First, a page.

Employers' costs for workers' comp is lowest in decades, NASI reports
While not surprising, the 2009 data from the Washington, D.C.-based nonprofit research organization includes several stunning statistics.
- The number of covered workers in the workers' comp system dropped by 4.4 percent -- the biggest decrease in two decades.
- Employers' costs for benefits fell by 7.6 percent to less than $74 billion -- the lowest in the last 20 years.
- Payments for medical care dropped by 1.1 percent -- the first decline in a decade.
The figures are included in Workers' Compensation: Benefits, Coverage, and Costs, 2009, the 14th in a series of reports from NASI. It provides comprehensive national data on the largely state-run program.
Despite having fewer workers to cover due to the recession, benefits paid in 2009 actually increased by 0.4 percent, to $58.3 billion. That reflected "in part benefits provided in 2009 to workers injured in prior years," according to John F. Burton Jr., chair of the panel that oversees the report.
The report shows some wide variations among the states. Total benefits paid to injured workers in 2009 increased in 24 jurisdictions while they declined in the remaining 27 states.
The District of Columbia saw the largest percentage of increased benefits, up more than 14 percent from the previous year. Other states that had double-digit benefit increases included Massachusetts and Vermont.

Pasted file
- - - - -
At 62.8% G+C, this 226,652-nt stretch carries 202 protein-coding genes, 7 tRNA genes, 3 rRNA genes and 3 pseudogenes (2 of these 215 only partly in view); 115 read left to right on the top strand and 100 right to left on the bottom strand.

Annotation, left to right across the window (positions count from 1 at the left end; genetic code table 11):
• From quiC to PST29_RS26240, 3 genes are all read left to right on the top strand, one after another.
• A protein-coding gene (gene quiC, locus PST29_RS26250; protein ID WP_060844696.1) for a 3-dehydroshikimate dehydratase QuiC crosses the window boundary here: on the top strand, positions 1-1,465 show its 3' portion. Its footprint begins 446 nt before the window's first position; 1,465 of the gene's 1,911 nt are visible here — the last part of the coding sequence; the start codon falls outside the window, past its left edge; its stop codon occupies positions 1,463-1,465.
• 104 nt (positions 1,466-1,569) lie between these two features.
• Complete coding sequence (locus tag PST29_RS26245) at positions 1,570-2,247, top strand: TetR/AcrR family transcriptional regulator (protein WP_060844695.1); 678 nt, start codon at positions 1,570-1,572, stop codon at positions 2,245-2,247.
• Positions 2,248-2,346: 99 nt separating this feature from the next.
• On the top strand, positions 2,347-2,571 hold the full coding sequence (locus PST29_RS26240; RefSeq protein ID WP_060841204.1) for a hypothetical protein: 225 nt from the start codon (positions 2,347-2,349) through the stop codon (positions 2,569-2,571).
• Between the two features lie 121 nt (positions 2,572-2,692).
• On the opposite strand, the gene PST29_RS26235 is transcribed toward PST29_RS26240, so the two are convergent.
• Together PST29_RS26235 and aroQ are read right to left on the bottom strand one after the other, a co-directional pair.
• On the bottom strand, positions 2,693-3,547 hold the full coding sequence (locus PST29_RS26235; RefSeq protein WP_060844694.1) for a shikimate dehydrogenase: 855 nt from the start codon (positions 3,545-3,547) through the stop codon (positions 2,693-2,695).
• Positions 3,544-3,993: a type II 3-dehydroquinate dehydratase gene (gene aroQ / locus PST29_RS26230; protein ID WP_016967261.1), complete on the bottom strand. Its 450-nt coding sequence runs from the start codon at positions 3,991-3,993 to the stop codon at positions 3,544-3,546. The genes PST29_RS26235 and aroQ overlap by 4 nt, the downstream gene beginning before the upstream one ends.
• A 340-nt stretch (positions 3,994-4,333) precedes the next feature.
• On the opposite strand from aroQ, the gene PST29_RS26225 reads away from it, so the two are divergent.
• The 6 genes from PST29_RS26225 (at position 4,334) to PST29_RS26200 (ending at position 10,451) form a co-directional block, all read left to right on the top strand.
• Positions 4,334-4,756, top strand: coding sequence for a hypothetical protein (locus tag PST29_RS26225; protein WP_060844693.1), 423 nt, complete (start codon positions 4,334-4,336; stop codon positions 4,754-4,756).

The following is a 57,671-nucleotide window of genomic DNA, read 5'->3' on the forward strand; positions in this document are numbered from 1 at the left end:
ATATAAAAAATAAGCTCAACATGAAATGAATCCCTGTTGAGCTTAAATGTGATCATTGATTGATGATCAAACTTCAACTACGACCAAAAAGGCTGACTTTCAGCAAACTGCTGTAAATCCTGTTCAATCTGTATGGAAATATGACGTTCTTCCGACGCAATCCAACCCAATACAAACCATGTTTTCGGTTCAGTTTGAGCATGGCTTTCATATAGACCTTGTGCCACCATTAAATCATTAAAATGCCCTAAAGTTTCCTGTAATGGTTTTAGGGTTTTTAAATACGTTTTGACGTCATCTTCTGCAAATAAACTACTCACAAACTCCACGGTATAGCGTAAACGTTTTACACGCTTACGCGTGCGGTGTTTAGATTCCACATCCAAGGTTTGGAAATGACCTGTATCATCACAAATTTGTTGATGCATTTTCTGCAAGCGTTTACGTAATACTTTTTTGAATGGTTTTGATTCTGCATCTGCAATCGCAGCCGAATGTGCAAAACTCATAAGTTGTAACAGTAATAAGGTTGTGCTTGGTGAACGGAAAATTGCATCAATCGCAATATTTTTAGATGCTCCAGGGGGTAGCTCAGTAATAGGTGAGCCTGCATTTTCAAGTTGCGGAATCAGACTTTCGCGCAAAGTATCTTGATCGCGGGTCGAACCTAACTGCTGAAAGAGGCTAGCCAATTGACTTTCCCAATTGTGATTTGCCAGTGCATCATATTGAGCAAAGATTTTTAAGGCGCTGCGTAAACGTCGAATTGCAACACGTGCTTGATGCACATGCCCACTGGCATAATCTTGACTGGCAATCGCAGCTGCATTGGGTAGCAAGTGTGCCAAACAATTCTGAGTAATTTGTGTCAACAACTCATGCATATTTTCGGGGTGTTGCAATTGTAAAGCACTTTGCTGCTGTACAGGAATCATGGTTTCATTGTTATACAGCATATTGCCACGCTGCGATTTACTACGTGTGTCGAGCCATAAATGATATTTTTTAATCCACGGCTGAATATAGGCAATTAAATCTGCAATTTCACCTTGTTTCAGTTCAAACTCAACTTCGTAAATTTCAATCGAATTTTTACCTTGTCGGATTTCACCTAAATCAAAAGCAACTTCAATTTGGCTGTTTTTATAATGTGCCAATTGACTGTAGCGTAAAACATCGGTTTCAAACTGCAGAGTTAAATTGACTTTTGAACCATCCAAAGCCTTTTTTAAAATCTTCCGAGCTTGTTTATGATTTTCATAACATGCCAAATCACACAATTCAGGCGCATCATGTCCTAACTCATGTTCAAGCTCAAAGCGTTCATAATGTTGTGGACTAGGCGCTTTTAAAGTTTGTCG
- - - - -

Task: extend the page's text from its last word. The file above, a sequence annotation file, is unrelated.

On the other side, benefits paid in Virginia in 2009 dropped by more than 21 percent -- the largest decline. South Dakota also had a double-digit decline in benefits paid.
Variations among larger states. California and Ohio paid less in benefits in 2009 compared to 2008. Florida, Illinois, New York, and Texas paid more. Pennsylvania remained relatively unchanged.
The $9.3 billion in benefits paid in California represented a 1.6 percent decline from 2008 figures. Both medical and indemnity benefits were less.
Pennsylvania's $2.9 billion in benefits represented a slight decrease in medical benefits and a small increase in cash benefits. Both medical and indemnity benefits paid in Ohio were lower for an overall decrease of 5.5 percent.
The 5.5 percent increase in benefits paid in Florida included 5.2 percent more in medical and 4.7 percent more in indemnity benefits.
Illinois' medical benefits paid increased by 0.9 percent while cash payments increased by 3 percent.
While New York paid 1.1 percent more in medical benefits, indemnity payments increased by 14 percent for an overall increase of 7.4 percent.
Texas, the only state that allows employers to opt out of the workers' comp system, saw a 1 percent increase in medical payments and a 7.9 hike in cash payments for an overall increase of 3.7 percent.
Read more at the WorkersComp Forum homepage.
September 6, 2011
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